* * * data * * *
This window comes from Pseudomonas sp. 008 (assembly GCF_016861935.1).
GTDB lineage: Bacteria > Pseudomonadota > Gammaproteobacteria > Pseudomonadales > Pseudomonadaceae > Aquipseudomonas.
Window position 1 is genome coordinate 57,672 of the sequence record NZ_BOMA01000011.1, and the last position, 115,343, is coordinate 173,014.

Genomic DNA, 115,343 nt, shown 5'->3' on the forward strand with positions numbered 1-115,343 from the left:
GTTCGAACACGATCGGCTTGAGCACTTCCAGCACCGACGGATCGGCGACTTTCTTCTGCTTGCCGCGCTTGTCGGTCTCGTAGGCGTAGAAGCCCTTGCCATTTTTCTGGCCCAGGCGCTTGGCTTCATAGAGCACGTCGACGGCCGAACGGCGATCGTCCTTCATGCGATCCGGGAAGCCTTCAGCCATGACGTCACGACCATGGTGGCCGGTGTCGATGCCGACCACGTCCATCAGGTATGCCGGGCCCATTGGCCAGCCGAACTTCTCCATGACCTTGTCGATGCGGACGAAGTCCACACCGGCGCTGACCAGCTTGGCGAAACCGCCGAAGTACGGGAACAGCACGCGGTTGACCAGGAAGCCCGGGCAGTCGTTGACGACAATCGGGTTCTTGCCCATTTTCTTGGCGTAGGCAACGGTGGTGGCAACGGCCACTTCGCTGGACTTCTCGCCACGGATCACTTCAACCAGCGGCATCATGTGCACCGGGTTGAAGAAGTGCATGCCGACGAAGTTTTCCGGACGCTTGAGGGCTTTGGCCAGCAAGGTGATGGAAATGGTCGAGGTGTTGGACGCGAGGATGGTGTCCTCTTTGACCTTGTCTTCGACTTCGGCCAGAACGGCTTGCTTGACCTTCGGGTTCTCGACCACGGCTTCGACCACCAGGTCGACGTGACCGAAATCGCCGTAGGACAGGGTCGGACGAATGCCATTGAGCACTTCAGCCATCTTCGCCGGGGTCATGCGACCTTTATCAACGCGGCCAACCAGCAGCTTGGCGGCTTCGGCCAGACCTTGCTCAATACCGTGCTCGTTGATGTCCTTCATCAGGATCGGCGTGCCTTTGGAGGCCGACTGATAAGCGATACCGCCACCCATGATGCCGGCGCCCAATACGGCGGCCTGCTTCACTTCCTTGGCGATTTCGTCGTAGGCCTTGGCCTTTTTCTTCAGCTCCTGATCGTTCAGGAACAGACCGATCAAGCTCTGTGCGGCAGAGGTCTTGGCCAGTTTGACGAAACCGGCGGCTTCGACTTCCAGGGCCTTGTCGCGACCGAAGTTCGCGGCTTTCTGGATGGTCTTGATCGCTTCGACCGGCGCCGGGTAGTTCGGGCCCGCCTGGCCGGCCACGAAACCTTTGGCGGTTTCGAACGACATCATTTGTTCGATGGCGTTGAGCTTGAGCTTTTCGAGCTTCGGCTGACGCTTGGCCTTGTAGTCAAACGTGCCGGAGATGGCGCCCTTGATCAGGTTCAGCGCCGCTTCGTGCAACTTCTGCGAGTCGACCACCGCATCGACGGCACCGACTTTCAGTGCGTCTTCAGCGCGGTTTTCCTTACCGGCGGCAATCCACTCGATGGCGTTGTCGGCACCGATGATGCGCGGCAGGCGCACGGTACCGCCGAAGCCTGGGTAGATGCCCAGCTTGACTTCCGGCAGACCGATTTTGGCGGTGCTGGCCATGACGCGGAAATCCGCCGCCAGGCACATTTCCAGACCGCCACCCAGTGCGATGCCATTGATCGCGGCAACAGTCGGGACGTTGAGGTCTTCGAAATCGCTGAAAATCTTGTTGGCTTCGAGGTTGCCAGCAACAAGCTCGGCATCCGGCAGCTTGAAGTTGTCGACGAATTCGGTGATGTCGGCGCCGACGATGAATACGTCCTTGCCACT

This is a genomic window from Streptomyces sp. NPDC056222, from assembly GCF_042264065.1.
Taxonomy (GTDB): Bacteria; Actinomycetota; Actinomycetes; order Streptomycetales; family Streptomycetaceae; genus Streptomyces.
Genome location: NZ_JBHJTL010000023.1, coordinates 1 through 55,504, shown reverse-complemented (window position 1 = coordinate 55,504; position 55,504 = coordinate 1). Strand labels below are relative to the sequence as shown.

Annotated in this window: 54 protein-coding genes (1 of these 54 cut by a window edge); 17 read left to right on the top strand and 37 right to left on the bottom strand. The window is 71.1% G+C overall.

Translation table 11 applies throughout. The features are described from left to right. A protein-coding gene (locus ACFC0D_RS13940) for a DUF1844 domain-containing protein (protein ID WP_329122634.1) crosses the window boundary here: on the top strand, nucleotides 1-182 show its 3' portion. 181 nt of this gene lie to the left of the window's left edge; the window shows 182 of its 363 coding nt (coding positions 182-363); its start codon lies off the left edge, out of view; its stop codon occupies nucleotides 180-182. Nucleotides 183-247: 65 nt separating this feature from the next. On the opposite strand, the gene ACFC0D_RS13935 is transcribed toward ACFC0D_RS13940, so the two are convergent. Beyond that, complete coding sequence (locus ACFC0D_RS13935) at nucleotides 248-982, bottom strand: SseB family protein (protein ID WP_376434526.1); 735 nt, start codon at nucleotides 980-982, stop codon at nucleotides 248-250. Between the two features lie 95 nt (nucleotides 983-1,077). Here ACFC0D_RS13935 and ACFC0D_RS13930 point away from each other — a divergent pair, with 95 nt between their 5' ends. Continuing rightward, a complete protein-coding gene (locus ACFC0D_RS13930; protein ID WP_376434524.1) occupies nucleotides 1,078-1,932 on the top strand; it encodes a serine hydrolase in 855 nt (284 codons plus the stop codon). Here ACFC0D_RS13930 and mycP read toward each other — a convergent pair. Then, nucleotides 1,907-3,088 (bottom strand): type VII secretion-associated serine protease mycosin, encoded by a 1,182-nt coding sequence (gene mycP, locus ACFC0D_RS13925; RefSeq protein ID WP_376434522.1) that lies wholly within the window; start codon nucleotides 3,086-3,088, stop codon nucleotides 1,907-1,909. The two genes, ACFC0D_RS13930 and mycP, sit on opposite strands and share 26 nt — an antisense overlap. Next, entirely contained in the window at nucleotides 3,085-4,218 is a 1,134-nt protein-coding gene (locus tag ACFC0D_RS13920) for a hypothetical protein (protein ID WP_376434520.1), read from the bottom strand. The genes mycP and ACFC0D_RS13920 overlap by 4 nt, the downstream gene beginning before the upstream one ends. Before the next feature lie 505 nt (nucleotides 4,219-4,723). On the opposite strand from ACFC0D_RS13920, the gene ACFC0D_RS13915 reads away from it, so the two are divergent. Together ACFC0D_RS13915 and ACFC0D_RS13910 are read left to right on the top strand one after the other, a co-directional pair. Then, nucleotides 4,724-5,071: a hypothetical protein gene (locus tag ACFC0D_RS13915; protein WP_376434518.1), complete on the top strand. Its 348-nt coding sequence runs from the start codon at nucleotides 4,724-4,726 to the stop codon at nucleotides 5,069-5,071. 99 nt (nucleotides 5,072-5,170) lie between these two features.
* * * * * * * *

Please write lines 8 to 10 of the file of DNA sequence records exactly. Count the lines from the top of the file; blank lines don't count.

Genome location: NZ_JBHJTL010000023.1, coordinates 1 through 55,504, shown reverse-complemented (window position 1 = coordinate 55,504; position 55,504 = coordinate 1). Strand labels below are relative to the sequence as shown.

Annotated in this window: 54 protein-coding genes (1 of these 54 cut by a window edge); 17 read left to right on the top strand and 37 right to left on the bottom strand. The window is 71.1% G+C overall.

Translation table 11 applies throughout. The features are described from left to right. A protein-coding gene (locus ACFC0D_RS13940) for a DUF1844 domain-containing protein (protein ID WP_329122634.1) crosses the window boundary here: on the top strand, nucleotides 1-182 show its 3' portion. 181 nt of this gene lie to the left of the window's left edge; the window shows 182 of its 363 coding nt (coding positions 182-363); its start codon lies off the left edge, out of view; its stop codon occupies nucleotides 180-182. Nucleotides 183-247: 65 nt separating this feature from the next. On the opposite strand, the gene ACFC0D_RS13935 is transcribed toward ACFC0D_RS13940, so the two are convergent. Beyond that, complete coding sequence (locus ACFC0D_RS13935) at nucleotides 248-982, bottom strand: SseB family protein (protein ID WP_376434526.1); 735 nt, start codon at nucleotides 980-982, stop codon at nucleotides 248-250. Between the two features lie 95 nt (nucleotides 983-1,077). Here ACFC0D_RS13935 and ACFC0D_RS13930 point away from each other — a divergent pair, with 95 nt between their 5' ends. Continuing rightward, a complete protein-coding gene (locus ACFC0D_RS13930; protein ID WP_376434524.1) occupies nucleotides 1,078-1,932 on the top strand; it encodes a serine hydrolase in 855 nt (284 codons plus the stop codon). Here ACFC0D_RS13930 and mycP read toward each other — a convergent pair. Then, nucleotides 1,907-3,088 (bottom strand): type VII secretion-associated serine protease mycosin, encoded by a 1,182-nt coding sequence (gene mycP, locus ACFC0D_RS13925; RefSeq protein ID WP_376434522.1) that lies wholly within the window; start codon nucleotides 3,086-3,088, stop codon nucleotides 1,907-1,909. The two genes, ACFC0D_RS13930 and mycP, sit on opposite strands and share 26 nt — an antisense overlap. Next, entirely contained in the window at nucleotides 3,085-4,218 is a 1,134-nt protein-coding gene (locus tag ACFC0D_RS13920) for a hypothetical protein (protein ID WP_376434520.1), read from the bottom strand. The genes mycP and ACFC0D_RS13920 overlap by 4 nt, the downstream gene beginning before the upstream one ends. Before the next feature lie 505 nt (nucleotides 4,219-4,723). On the opposite strand from ACFC0D_RS13920, the gene ACFC0D_RS13915 reads away from it, so the two are divergent. Together ACFC0D_RS13915 and ACFC0D_RS13910 are read left to right on the top strand one after the other, a co-directional pair. Then, nucleotides 4,724-5,071: a hypothetical protein gene (locus tag ACFC0D_RS13915; protein WP_376434518.1), complete on the top strand. Its 348-nt coding sequence runs from the start codon at nucleotides 4,724-4,726 to the stop codon at nucleotides 5,069-5,071. 99 nt (nucleotides 5,072-5,170) lie between these two features.